Garland: Oath Keepers' guilty convictions proves J6 organizing began almost immediately after 2020 election
US Attorney General Merrick Garland (AFP)

WASHINGTON — Attorney General Merrick Garland spoke to reporters on Wednesday about the cases the Justice Department has focused on that saw results this week. One of them was about the water crisis in Jackson, Mississippi and holding officials accountable for violating the Safe Drinking Water Act and the civil right to safe water. The other involved the sedition conviction for the Oath Keepers by a jury on Tuesday.

"Our work yesterday marks significant successes on each of these fronts," said Garland. Early yesterday evening a jury in the District of Columbia found five defendants associated with the Oath Keepers guilty of serious crimes related to the Jan. 6th 2021, attack on the United States Capitol. Two defendants were convicted of seditious conspiracy against the United States for conspiring to oppose by force the peaceful transfer of presidential power. Those two defendants and the three other defendants were also convicted of obstructing the certification of the electoral college vote. And various defendants were also convicted of different additional felony counts, ranging from conspiring to members of Congress, from discharging their duties, to interfering with law enforcement officers attempting to guard the Capitol during the attack, to tampering with relevant evidence after the fact."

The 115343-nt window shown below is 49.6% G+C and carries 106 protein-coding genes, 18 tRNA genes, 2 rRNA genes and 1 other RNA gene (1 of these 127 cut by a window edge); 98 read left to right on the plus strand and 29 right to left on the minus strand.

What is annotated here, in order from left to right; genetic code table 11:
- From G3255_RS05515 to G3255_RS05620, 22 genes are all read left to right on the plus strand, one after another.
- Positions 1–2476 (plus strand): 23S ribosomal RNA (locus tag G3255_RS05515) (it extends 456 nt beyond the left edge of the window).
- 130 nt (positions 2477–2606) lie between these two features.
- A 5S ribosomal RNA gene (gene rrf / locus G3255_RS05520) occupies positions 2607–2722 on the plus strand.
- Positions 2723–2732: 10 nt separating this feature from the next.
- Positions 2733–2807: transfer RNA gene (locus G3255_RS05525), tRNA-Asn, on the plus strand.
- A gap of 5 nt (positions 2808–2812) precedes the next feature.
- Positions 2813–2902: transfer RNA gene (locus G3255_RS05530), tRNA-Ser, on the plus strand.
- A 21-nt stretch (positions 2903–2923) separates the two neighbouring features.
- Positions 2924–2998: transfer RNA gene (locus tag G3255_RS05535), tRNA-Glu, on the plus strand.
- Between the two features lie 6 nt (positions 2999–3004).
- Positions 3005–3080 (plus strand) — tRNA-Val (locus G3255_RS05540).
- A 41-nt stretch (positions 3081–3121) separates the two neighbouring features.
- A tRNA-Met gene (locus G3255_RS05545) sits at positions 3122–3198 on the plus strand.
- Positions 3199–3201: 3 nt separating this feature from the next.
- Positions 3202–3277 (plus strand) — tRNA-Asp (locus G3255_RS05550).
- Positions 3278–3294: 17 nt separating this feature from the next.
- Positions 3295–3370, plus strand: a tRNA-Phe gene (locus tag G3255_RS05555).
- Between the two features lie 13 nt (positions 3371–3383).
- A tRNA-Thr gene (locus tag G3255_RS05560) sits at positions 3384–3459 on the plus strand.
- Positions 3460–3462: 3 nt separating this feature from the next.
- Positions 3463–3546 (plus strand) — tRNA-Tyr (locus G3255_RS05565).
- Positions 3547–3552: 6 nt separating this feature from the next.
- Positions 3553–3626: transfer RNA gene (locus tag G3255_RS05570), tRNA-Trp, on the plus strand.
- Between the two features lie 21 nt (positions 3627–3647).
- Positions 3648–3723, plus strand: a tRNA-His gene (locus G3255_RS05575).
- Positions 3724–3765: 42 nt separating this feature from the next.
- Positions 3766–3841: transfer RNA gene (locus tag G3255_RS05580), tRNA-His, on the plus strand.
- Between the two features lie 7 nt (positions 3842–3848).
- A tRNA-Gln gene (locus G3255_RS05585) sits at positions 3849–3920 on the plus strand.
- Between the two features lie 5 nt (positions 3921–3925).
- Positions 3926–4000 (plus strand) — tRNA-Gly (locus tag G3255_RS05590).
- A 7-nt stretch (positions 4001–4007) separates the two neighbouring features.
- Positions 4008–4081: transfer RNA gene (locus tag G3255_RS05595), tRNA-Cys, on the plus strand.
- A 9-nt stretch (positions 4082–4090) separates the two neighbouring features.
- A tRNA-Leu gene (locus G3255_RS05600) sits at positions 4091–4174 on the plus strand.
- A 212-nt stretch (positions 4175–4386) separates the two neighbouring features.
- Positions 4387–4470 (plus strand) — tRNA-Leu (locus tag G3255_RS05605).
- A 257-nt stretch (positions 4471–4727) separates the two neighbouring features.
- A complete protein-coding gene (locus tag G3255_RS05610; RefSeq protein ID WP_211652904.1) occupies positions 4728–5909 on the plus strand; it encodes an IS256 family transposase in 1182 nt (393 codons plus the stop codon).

He went on to tip his hat to the Justice Department prosecutors whose "tireless work," beginning in 2021, helped secure the conviction. "Their skill and dedication are in the very best tradition of the Justice Department and we are all extremely grateful to them."

He went on to say that the evidence showed "that almost immediately following the November 2020 election, defendant Stewart Rhodes, the founder and leader of the Oath Keepers began planning to oppose by force the peaceful transfer of power. With Rhodes, defendants Kelly Meggs, Kenneth Harrelson, Jessica Watson and Thomas Caldwell communicated and planned to travel to Washington on or around Jan. 6, 2021. On Jan. 6th, as the government’s evidence showed, the defendants Meggs, Harrelson and Watkins, forcefully breached the U.S. Capitol wearing para-military gear, while defendants Rhodes and Caldwell remained outside on the Capitol grounds coordinating activities."

When asked about the new special counsel, Garland said that from what he knows Jack Smith is getting up to speed, is moving swiftly, and noted that he already signed on to court filings for the 11th Circuit Court of Appeals hearing.

He also noted that there are other trials coming up next week for the Proud Boys involving sedition and he didn't want to speak about it to influence the trial in any way.